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Is it a good idea to add a bearing below the bit (in my case, a round over bit) and cut a small grove after leaving space for the bearing and put a C ring in the groove to hold the bearing?

Thanks,
Arvind
 

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Most bits that need a bearing can be bought with "top bearing" (closest to the router) or "bottom bearing" (at the end of the bit. Some are even available with both. Search the bit manufacturers catalogues.

It is NOT a good idea to home modify bits of steel that spin at 30,000 rpm. Youre risking life and limb.
 

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Is it a good idea to add a bearing below the bit (in my case, a round over bit) and cut a small grove after leaving space for the bearing and put a C ring in the groove to hold the bearing?

Thanks,
Arvind
I can see no reason why not BUT collars are available held in place with a grub screw. Bits are also available with top and bottom bearings.
 

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Technically you might be able to do that, but even the smallest bit of out of balance-ness of the contraption would put you at great risk. Amiong other things, you will not be inserting the bit almost all the way into the collet. Any shaking will likely destroy your collet, if you are lucky, and fingers and other gear if the collet fails and spits out the bit. You will NOT be able to dodge it if it heads toward you. Collets work by tightening by a few thousandths of an inch. As you can see from the picture, there's not much collet doing the squeezing grip on the shank to start with.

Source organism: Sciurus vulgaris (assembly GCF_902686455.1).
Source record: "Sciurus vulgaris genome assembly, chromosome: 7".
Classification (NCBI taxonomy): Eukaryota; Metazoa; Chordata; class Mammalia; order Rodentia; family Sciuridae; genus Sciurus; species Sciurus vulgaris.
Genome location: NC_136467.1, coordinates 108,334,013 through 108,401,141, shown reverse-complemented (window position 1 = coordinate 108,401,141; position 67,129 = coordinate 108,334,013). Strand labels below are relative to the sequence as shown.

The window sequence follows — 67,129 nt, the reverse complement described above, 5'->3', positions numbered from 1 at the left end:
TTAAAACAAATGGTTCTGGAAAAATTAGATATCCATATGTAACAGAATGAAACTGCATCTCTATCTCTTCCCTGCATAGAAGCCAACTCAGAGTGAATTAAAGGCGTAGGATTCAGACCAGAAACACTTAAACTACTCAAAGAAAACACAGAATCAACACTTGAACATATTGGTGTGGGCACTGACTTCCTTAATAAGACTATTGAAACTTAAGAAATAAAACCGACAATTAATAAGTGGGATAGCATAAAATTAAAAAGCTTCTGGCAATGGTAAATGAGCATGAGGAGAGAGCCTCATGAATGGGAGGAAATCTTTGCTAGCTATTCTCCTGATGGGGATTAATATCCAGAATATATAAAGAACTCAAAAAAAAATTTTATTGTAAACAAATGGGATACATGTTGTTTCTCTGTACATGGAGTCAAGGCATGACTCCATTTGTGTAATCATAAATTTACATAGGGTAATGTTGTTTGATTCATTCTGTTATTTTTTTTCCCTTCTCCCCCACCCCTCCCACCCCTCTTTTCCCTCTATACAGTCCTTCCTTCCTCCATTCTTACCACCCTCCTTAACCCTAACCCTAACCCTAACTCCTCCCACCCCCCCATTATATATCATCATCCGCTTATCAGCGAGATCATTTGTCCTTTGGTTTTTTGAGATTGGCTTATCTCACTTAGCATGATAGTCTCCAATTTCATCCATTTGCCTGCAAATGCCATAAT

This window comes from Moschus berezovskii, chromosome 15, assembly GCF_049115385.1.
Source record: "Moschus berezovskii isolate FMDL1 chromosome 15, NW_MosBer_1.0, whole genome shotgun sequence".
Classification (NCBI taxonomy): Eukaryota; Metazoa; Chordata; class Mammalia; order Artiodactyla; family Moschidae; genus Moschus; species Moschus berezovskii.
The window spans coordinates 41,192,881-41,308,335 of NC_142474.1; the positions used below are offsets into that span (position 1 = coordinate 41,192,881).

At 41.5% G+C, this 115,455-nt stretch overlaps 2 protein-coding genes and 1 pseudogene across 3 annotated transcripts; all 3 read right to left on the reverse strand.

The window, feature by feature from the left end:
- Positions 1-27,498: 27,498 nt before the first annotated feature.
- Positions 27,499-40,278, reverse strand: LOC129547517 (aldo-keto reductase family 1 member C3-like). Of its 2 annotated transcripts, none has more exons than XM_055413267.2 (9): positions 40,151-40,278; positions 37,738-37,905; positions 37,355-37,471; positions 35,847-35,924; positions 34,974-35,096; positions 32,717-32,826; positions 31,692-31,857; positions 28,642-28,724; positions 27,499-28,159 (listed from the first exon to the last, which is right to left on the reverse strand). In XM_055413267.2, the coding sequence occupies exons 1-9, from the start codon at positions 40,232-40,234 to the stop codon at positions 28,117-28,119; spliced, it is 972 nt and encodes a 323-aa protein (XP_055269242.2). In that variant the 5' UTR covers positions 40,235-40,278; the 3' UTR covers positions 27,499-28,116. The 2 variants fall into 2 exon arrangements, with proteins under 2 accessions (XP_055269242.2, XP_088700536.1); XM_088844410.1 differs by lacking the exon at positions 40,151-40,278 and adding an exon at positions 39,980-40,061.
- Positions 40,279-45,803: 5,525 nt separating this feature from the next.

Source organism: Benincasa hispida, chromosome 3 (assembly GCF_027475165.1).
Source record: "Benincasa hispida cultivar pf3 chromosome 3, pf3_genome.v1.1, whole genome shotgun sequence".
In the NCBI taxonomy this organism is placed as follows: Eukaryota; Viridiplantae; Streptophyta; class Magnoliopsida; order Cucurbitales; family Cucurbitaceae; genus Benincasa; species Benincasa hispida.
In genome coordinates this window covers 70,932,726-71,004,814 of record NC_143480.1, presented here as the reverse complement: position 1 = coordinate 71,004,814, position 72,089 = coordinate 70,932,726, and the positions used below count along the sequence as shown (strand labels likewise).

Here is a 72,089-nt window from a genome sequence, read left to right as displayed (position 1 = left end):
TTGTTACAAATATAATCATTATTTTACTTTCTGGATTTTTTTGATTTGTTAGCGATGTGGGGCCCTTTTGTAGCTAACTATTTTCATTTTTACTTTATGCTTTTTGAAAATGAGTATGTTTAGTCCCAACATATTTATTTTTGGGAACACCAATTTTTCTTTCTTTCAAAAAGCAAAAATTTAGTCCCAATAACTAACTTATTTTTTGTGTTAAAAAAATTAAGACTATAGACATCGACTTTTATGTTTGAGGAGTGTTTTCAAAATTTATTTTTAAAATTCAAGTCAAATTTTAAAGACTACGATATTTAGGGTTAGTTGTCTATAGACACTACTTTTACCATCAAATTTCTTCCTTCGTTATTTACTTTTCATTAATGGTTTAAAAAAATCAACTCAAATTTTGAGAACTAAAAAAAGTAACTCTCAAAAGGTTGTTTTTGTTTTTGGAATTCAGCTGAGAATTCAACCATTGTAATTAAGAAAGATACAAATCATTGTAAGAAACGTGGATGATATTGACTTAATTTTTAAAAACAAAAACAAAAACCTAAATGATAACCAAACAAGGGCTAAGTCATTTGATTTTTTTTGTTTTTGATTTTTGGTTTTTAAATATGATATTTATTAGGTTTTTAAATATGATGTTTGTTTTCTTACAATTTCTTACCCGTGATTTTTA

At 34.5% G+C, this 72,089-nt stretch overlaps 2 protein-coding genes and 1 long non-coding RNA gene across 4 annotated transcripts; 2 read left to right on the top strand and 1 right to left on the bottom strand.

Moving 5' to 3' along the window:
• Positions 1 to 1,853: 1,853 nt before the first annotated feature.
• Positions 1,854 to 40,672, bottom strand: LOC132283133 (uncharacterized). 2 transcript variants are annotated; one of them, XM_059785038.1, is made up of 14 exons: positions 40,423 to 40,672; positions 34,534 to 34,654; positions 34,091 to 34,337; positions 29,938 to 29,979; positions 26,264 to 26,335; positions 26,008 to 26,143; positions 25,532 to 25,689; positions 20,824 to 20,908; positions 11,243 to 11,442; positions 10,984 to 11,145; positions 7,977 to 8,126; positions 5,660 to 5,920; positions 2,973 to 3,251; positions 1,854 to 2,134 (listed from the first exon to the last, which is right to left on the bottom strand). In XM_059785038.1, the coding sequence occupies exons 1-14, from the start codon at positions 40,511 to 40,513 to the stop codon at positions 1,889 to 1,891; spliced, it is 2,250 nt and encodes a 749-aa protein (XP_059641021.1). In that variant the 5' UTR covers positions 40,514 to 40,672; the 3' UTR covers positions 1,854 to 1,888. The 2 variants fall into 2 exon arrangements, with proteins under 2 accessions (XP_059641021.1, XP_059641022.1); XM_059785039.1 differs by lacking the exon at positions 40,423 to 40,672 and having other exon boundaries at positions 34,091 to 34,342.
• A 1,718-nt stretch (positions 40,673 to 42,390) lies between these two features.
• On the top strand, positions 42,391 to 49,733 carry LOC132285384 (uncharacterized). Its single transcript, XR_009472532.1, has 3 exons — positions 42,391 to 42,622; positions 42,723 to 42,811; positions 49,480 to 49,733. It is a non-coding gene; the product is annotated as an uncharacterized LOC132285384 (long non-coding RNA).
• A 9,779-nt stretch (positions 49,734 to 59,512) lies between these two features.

398017
 

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Not sure what you are trying to do. They already make round over bits with bearings below the cutter. There isn't any room at the bottom of the bit to add anything on so it sounds like you are wanting to put a bearing on the top. But by doing so the bit wouldn't be able to cut into the wood. As Harry said you can get collars to fit over the shaft which would be better than cutting a slot in the shaft.


 

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Arvind, if this is what you are looking for, do not, repeat do not, try to make your own. They are readily available and cheap, made in India and made in China. The better quality ones come from Taiwan, EU or USA, but it depends how much/for what you will be using it.